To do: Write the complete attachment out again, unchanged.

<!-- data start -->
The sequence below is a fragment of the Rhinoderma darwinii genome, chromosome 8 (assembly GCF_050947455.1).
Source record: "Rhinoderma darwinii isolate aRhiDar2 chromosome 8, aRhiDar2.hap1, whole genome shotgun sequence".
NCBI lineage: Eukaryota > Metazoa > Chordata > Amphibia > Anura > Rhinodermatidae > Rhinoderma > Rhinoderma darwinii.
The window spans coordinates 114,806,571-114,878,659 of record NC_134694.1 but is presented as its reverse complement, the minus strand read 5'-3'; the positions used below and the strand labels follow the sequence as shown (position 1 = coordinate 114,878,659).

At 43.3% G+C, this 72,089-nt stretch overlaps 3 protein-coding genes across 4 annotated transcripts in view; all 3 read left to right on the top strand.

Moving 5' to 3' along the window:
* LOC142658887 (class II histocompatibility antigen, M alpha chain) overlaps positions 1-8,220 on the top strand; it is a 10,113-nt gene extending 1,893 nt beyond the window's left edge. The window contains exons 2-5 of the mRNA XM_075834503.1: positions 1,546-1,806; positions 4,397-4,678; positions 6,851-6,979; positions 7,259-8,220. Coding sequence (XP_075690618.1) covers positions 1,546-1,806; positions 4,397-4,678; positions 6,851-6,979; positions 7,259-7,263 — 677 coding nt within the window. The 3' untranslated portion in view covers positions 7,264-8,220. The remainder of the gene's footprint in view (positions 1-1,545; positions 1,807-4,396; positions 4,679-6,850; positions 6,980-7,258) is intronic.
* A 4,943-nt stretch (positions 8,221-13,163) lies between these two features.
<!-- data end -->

The sequence below is a fragment of the Rhinoderma darwinii genome, chromosome 8 (assembly GCF_050947455.1).
Source record: "Rhinoderma darwinii isolate aRhiDar2 chromosome 8, aRhiDar2.hap1, whole genome shotgun sequence".
NCBI lineage: Eukaryota > Metazoa > Chordata > Amphibia > Anura > Rhinodermatidae > Rhinoderma > Rhinoderma darwinii.
The window spans coordinates 114,806,571-114,878,659 of record NC_134694.1 but is presented as its reverse complement, the minus strand read 5'-3'; the positions used below and the strand labels follow the sequence as shown (position 1 = coordinate 114,878,659).

At 43.3% G+C, this 72,089-nt stretch overlaps 3 protein-coding genes across 4 annotated transcripts in view; all 3 read left to right on the top strand.

Moving 5' to 3' along the window:
* LOC142658887 (class II histocompatibility antigen, M alpha chain) overlaps positions 1-8,220 on the top strand; it is a 10,113-nt gene extending 1,893 nt beyond the window's left edge. The window contains exons 2-5 of the mRNA XM_075834503.1: positions 1,546-1,806; positions 4,397-4,678; positions 6,851-6,979; positions 7,259-8,220. Coding sequence (XP_075690618.1) covers positions 1,546-1,806; positions 4,397-4,678; positions 6,851-6,979; positions 7,259-7,263 — 677 coding nt within the window. The 3' untranslated portion in view covers positions 7,264-8,220. The remainder of the gene's footprint in view (positions 1-1,545; positions 1,807-4,396; positions 4,679-6,850; positions 6,980-7,258) is intronic.
* A 4,943-nt stretch (positions 8,221-13,163) lies between these two features.